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Finding order in the apparent randomness of Earth's evolving landscape

Miles Traer
<p>Stanford School Of Earth Sciences</p>
July 8, 2014
Digitized landscape
<p>Digitized landscape showing highlighted ridgelines (green) used to analyze the evolving surface.</p>

Cy Tolliver: "Maybe you could teach Leon a thing or two about shooting craps."

Silas Adams: "Yeah, right after I teach water how to run downhill."

This is an exchange between two characters in HBO’s Deadwood, set in the 1870s, and it might seem a strange starting point to discuss modern Earth science.  Tolliver tries to lure Adams into playing a game of chance with his crooked dice man, Leon.  Adams's sarcastic response comes from his recognition that the game is rigged, and teaching Leon about the odds of dice would be as useful as teaching water how to run downhill.  The exchange is about order hidden within a façade of randomness - the cheat masquerading as an honest dice thrower - and it happens to reference water running downhill, a process that, until recently, scientists thought was as random as dice at a craps game.

Believe it or not, scientists’ understanding of the branched networks that form as water runs downhill hasn’t changed much since the timeframe of the show.  Even modern techniques developed and employed since the 1960s cannot easily distinguish between channel networks generated randomly inside a computer and channels in the real world.  But work by Stanford School of Earth Sciences recent PhD recipient Eitan Shelef and George Hilley, associate professor of Geological and Environmental Sciences, is beginning to shed light on this fundamental problem, and the tools they created might help link Earth-bound channels to channels on Mars and even the human circulatory system.

Shelef’s work, recently published in Geophysical Research Letters, challenges 50 years of research built on the assumption that the geometry of channel networks reflected a mathematically random process.  Shelef and Hilley developed powerful mathematical relationships that captured not just the channel network’s geometry, but the geometry of the underlying landscape as well.  Shelef, now a post-doctoral scholar at Los Alamos National Laboratory, explained that in these equations, they found a simple metric that distinguishes natural channel networks from those formed randomly within a computer, and in doing so, they firmly rejected the mathematically random hypothesis posed in the 1960s.

In rejecting this decades-old hypothesis, Shelef and Hilley can now extract invaluable three-dimensional data from two-dimensional images.  “The way in which branched networks were measured in the past relied only on the two-dimensional map patterns of the channels in the networks,” said Hilley, a leading researcher on landscape evolution.  Using high-resolution images captured with laser altimetry, the pair analyzed not only the channels, but the ridgelines as well.  By incorporating information about the ridgelines separating the channels, Shelef and Hilley related channel network geometry to the two-dimensional signature left by three-dimensional erosion.  Because different erosional processes leave different erosional signatures, which in turn affect channel patterns, Shelef and Hilley’s approach allows Earth scientists to infer the processes that erode the landscape simply by analyzing the overlying channel network.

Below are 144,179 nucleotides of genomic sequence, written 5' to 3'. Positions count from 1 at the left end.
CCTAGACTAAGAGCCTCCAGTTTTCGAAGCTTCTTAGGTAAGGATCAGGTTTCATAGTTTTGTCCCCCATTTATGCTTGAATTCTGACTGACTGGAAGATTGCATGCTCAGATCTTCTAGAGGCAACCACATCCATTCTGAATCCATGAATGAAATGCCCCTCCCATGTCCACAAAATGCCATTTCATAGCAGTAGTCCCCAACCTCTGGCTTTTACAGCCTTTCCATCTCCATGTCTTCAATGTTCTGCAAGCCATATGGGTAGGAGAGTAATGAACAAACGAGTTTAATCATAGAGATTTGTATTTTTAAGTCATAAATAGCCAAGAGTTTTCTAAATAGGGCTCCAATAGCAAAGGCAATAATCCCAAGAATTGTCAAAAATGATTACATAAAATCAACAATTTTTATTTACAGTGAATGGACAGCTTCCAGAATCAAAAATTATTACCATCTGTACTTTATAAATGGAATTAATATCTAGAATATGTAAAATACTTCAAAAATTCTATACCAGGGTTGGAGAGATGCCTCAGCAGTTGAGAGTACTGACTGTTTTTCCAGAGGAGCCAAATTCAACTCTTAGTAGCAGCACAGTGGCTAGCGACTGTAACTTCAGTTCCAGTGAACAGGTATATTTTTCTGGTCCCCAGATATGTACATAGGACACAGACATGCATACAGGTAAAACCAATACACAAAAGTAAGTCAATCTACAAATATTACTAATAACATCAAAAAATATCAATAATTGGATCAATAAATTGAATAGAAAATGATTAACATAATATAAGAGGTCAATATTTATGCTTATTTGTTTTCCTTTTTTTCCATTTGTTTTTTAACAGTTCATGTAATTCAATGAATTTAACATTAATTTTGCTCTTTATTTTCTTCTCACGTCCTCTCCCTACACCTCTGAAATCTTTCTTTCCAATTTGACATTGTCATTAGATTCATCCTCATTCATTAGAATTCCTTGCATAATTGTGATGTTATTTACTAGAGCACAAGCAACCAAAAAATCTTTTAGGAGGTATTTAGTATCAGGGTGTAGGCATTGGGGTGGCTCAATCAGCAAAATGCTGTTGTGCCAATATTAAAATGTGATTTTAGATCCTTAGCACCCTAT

Shelef expanded on this, pointing out that his mathematical tools can help decipher the processes that shape channel networks in areas in which scientists have good imagery, but limited elevation data, such as channel networks now buried underground, or channel networks on Mars or Saturn’s largest moon, Titan.

For example, images from NASA’s Mars Reconnaissance Orbiter showed branched channel networks etched into the red planet’s surface.  Images beamed back from the Huygens spacecraft as it landed Titan also showed channels likely formed from flowing liquid methane.  Shelef’s research could help scientists better understand the processes acting on Titan today and the processes that carved out channel networks on Mars millions, if not billions, of years ago.  “Channel networks are one of the most common and ubiquitous geometric forms found on the surface of this and some other planets,” Hilley said.

Branched networks on Mars (left), on Titan (center), and in the human circulatory system (right).  (images courtesy of NASA/JPL and Wikipedia Commons)

The pair’s analysis of branched networks needn’t be limited to flowing liquids.  Branched networks appear in life sciences as well, found in tree leaves and even the human circulatory system.  With such ubiquity of branched networks, Shelef’s Earth science research might reach across disciplines.  Understanding the processes that form branched biological networks could provide valuable scientific insights.

By seeing past the randomness inferred from previous research, Shelef and Hilley can better understand the processes that shape the world around us.  Teaching water a thing or two about running downhill?  Shelef and Hilley can do that, and quite a bit more.

Media Contact

Eitan Shelef, Los Alamos National Laboratory, 505-606-1641,

George Hilley, Stanford School of Earth Sciences, 650-723-2782,

Miles Traer, Stanford School of Earth Sciences, 650-497-9541,